Read Paul Born's latest book:
Read Paul Born's latest book:
What does community mean for us at Diyode? Recently we were asked to intentionally think about this as part of Tamarack’s 1000 Conversations campaign. Community is not something that we often think about rather, it is something that we just do.
What does community mean to us?
Community is your tribe that you are a part of. It is made up of people who are participating in more than just themselves. We naturally form community but sometimes barriers get in the way of this happening. But if you give people the opportunity to do things they enjoy doing, then community will naturally happen on its own.
Why is community important to us at Diyode?
Diyode is a place where people come to learn from each other. The level and diversity of knowledge in the room is sometimes astounding. We each come from different backgrounds, many of us don’t even use our hands with our jobs. But here we get to come together to tinker and learn from each other. The possibilities of what we can do together is endless. No matter what the topic, someone will have some level of expertise.
Through this space, we get to share our projects and aspirations with each other and feel validated.
What type of space are we trying to create?
At Diyode the most important thing is that we create an inclusive space where everyone feels comfortable to come and tinker and learn. Expertise is not necessary just a desire to try. This is an active community, we do not do things for people but rather we teach each other how to do things for ourselves.
So if a person comes in wanting to create an x, we will help them learn how to build their own x. And maybe there first x turns out more like a y, that’s ok. Keep trying and you will eventually end up with the x you are looking for or maybe something even better like a z.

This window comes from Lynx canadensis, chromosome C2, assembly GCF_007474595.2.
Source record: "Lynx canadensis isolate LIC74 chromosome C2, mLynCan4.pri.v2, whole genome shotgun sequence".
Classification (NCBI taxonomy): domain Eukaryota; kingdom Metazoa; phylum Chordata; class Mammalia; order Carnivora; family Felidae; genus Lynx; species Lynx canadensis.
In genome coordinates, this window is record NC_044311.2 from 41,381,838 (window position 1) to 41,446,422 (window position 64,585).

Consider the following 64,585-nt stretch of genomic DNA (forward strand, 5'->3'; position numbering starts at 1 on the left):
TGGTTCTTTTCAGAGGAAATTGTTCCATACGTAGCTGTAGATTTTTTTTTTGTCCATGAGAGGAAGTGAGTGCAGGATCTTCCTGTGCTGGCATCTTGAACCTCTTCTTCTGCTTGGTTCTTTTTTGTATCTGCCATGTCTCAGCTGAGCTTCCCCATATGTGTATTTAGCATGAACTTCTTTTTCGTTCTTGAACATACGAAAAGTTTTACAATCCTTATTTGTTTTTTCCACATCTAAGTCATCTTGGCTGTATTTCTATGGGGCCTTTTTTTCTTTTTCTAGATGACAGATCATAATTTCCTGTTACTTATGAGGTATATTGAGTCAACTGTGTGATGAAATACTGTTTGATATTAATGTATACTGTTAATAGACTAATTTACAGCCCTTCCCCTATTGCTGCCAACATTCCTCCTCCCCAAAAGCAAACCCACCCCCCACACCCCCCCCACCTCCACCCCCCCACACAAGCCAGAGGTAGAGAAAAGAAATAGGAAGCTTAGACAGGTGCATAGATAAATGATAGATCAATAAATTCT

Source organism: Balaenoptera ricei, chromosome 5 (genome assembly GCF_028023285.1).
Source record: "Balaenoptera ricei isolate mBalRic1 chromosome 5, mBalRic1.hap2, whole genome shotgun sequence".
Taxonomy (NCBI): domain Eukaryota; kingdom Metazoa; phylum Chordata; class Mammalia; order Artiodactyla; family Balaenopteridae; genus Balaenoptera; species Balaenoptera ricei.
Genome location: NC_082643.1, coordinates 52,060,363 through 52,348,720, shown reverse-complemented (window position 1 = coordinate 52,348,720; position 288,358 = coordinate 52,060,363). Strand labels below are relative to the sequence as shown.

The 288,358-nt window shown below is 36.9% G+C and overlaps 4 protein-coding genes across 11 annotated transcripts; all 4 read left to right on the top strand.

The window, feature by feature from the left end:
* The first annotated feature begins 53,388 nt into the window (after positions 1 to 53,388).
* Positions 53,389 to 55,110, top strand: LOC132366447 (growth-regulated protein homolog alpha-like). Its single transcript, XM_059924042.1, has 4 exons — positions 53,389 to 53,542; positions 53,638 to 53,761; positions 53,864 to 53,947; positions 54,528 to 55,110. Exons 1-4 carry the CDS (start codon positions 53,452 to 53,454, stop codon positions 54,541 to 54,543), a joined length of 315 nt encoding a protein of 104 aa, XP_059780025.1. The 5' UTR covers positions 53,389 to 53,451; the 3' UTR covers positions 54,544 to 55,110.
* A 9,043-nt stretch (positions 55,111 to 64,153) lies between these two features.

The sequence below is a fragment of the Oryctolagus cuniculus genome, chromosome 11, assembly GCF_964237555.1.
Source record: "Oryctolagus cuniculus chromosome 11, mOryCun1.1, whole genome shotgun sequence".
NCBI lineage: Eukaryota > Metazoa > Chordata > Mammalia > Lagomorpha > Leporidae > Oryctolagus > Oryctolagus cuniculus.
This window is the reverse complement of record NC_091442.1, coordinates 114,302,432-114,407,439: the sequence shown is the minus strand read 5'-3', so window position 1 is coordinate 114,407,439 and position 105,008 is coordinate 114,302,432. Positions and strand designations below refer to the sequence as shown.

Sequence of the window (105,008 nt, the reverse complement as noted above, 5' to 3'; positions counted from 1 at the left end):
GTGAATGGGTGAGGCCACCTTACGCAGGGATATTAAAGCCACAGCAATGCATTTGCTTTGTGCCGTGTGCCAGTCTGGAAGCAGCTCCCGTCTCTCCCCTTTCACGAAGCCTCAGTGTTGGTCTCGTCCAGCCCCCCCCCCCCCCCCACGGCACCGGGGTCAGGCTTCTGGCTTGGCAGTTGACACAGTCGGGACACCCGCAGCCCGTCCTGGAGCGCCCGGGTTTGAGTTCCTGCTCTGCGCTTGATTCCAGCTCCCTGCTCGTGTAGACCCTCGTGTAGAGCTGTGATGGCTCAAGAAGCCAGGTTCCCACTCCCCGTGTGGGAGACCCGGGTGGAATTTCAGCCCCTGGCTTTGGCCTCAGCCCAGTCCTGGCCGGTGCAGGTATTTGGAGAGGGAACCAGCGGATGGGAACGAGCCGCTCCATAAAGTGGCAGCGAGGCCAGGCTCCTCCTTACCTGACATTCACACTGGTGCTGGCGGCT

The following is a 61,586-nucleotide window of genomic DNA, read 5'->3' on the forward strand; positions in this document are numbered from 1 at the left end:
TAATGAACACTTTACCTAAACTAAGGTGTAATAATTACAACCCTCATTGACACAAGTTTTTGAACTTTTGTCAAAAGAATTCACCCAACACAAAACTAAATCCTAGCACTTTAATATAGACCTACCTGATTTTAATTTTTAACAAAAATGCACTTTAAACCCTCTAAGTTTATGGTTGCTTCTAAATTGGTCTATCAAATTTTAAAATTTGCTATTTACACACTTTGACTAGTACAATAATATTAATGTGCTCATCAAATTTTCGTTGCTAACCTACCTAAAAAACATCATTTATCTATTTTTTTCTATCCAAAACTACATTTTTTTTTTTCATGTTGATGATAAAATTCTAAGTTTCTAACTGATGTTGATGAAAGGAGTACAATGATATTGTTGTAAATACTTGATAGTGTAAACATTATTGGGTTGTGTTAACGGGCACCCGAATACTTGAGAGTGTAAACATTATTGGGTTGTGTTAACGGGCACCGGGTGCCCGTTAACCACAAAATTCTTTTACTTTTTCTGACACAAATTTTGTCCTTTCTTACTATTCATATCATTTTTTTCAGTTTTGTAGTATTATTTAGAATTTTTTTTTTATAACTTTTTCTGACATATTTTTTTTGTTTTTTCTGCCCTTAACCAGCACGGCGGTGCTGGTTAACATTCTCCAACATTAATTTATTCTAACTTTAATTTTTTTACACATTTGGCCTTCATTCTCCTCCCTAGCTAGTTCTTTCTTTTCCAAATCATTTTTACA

Ultimately the journey is the reward; it is not about creating the perfect doodad but rather the exploration and the tinkering that you did to get there.
This is simply a place where people come to try and build cool things, just for the sake of curiosity.
There are many different kind of people use this space. Some are here just for their own interest but the core people want to help each other and also reach out to the community. There are opportunities for synergy everywhere, which leads to an environment of people helping people. As we have become better known in Guelph we are being invited to take part in community festivals which we love to do because it gives us a chance to inspire a love of tinkering in others.
We are not sure why, but everyone seems to get along at Diyode. I think it is because everyone is so eager to learn from each other and help each other out. There is so much good happening here!
Have you had a negative experience of community? What made it negative?
Not here at Diyode but in other aspects of life. Many people just want to take and not give. But in a community it is important that everyone gives something for the greater whole. That is why we end up with cameras in places, to stop people from taking. In the case of Diyode, we have not had problems with people stealing, our challenge is people borrowing stuff from the space, this means it is not around for others to use.
Others in Diyode talked about having a negative experience of community at church. Though they were young, they felt judged for not conforming to the norms of the group.
Communities run into problems when they get too big, whether it’s a church, a neighbourhood or a community workshop. People no longer feel the same sense of connection so they fall into the trap of taking more then they give, or disconnecting completely.
Despite these risks and challenges, Diyode continues to be a strong community. There are now over 70 members who pay for and use this space. Not all of these members are part of the core community, but they all get to share in this community space and have opportunities to connect with others.
The Diyode community workshop is a place for making, 2500 square feet of tools and supplies for wood working, metal working, electronics, prototyping and crafting. Holding it all together is a community of people who like to get their hands dirty, and are always willing to lend a hand to anyone that wants learn something new.
Diyode is a non-profit organization with a mandate to foster an enthusiasm for DIY, to spread the idea that it’s better to build something than to buy it, and that it is better to fix something than throw it away.